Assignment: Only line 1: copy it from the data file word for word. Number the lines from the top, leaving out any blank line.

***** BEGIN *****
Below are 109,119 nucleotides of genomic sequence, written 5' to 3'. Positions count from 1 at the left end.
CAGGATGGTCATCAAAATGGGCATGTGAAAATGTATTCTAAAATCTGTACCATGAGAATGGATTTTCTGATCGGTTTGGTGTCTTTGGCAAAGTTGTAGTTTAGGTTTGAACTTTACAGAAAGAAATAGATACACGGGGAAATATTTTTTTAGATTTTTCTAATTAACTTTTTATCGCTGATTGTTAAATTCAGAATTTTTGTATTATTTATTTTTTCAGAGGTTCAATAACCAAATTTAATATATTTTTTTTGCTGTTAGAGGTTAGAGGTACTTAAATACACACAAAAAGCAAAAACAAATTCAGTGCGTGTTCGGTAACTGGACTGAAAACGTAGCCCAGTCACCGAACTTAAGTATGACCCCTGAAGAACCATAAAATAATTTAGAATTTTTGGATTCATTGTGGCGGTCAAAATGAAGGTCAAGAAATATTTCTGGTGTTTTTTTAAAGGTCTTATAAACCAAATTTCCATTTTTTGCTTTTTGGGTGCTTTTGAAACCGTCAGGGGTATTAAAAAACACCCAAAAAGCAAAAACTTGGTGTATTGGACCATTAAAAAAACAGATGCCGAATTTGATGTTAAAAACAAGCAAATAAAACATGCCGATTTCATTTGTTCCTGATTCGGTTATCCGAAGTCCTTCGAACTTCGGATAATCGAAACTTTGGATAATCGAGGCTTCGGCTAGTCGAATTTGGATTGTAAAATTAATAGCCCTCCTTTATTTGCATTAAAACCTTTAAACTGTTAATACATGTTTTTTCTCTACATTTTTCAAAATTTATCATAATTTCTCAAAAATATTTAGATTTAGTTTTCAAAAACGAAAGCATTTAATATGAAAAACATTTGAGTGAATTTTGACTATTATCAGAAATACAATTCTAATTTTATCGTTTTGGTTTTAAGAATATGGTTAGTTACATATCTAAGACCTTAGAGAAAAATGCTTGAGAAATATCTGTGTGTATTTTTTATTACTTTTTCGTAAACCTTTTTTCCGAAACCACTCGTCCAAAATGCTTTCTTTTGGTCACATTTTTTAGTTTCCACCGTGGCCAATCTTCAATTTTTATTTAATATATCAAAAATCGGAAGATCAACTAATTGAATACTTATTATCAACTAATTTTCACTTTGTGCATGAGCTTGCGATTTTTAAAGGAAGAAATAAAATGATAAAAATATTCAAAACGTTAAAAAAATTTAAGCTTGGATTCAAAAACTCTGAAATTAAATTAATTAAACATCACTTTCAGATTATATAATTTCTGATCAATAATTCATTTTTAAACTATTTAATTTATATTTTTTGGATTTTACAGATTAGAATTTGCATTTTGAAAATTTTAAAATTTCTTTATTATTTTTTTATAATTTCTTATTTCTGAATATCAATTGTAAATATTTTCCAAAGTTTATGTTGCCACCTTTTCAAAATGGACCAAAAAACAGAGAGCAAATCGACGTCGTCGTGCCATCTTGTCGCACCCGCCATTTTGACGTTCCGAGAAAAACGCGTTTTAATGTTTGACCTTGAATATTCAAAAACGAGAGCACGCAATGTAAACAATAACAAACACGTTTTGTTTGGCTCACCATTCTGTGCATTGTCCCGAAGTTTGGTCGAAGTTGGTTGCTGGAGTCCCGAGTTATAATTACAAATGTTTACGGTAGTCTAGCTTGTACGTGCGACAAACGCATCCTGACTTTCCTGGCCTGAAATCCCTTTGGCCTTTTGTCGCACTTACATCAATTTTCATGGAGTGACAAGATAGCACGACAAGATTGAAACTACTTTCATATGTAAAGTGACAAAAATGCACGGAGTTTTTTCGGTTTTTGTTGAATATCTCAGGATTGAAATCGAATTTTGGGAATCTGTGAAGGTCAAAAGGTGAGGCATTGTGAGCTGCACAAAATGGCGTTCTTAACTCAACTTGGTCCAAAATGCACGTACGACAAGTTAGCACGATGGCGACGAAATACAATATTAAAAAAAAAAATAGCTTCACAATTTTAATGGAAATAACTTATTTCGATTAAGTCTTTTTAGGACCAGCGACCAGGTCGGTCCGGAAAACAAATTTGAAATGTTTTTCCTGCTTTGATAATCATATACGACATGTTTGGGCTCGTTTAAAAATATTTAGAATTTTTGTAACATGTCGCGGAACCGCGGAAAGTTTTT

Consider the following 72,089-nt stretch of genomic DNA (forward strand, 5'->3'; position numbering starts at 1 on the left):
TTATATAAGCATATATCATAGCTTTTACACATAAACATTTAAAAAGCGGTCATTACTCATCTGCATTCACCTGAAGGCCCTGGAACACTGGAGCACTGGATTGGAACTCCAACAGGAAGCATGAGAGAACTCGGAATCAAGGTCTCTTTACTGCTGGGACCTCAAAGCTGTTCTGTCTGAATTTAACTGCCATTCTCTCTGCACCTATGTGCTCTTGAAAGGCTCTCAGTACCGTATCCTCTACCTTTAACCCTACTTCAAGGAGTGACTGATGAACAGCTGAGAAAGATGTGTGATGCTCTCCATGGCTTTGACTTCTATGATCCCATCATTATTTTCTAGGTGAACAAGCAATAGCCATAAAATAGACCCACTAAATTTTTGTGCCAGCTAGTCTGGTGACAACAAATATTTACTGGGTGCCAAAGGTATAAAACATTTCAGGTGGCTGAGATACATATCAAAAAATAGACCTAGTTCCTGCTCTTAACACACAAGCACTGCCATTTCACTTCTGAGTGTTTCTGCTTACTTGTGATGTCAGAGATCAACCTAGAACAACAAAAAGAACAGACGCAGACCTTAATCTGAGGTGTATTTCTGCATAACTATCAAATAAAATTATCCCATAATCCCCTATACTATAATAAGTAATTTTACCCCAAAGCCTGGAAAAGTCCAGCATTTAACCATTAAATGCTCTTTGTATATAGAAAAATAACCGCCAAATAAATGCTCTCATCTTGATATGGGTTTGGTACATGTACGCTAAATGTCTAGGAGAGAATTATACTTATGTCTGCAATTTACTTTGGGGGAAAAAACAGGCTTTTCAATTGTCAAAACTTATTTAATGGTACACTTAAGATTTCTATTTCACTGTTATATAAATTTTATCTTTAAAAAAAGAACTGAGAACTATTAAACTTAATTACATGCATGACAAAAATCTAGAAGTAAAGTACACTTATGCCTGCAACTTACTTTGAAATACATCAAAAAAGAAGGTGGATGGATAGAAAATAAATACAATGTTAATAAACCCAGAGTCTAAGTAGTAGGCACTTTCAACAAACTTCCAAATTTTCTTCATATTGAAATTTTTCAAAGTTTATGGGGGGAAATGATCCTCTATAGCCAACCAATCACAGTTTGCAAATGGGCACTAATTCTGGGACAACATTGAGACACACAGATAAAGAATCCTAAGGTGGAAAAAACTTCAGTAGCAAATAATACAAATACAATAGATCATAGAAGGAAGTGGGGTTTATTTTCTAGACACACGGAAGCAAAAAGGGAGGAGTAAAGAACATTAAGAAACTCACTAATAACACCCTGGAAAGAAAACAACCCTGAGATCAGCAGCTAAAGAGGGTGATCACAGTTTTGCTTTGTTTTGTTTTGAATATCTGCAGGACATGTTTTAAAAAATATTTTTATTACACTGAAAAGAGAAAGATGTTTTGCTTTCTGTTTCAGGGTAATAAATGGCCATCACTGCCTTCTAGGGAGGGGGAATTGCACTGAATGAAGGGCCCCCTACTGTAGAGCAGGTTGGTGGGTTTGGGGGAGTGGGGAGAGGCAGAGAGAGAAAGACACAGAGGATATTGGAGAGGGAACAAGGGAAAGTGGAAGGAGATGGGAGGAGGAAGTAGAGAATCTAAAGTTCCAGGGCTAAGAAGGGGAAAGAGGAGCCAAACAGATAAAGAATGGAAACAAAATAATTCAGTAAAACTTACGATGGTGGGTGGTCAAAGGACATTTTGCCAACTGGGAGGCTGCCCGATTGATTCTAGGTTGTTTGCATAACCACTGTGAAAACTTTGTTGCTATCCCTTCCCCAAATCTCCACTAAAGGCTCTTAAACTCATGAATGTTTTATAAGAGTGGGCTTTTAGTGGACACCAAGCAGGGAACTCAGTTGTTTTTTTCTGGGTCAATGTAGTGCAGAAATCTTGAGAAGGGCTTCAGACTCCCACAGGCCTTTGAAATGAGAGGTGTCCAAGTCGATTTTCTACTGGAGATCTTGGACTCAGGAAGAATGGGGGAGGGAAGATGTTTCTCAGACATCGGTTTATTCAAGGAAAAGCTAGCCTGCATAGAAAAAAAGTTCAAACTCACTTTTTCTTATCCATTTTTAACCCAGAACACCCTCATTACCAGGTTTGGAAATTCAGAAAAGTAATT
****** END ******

Below are 109,119 nucleotides of genomic sequence, written 5' to 3'. Positions count from 1 at the left end.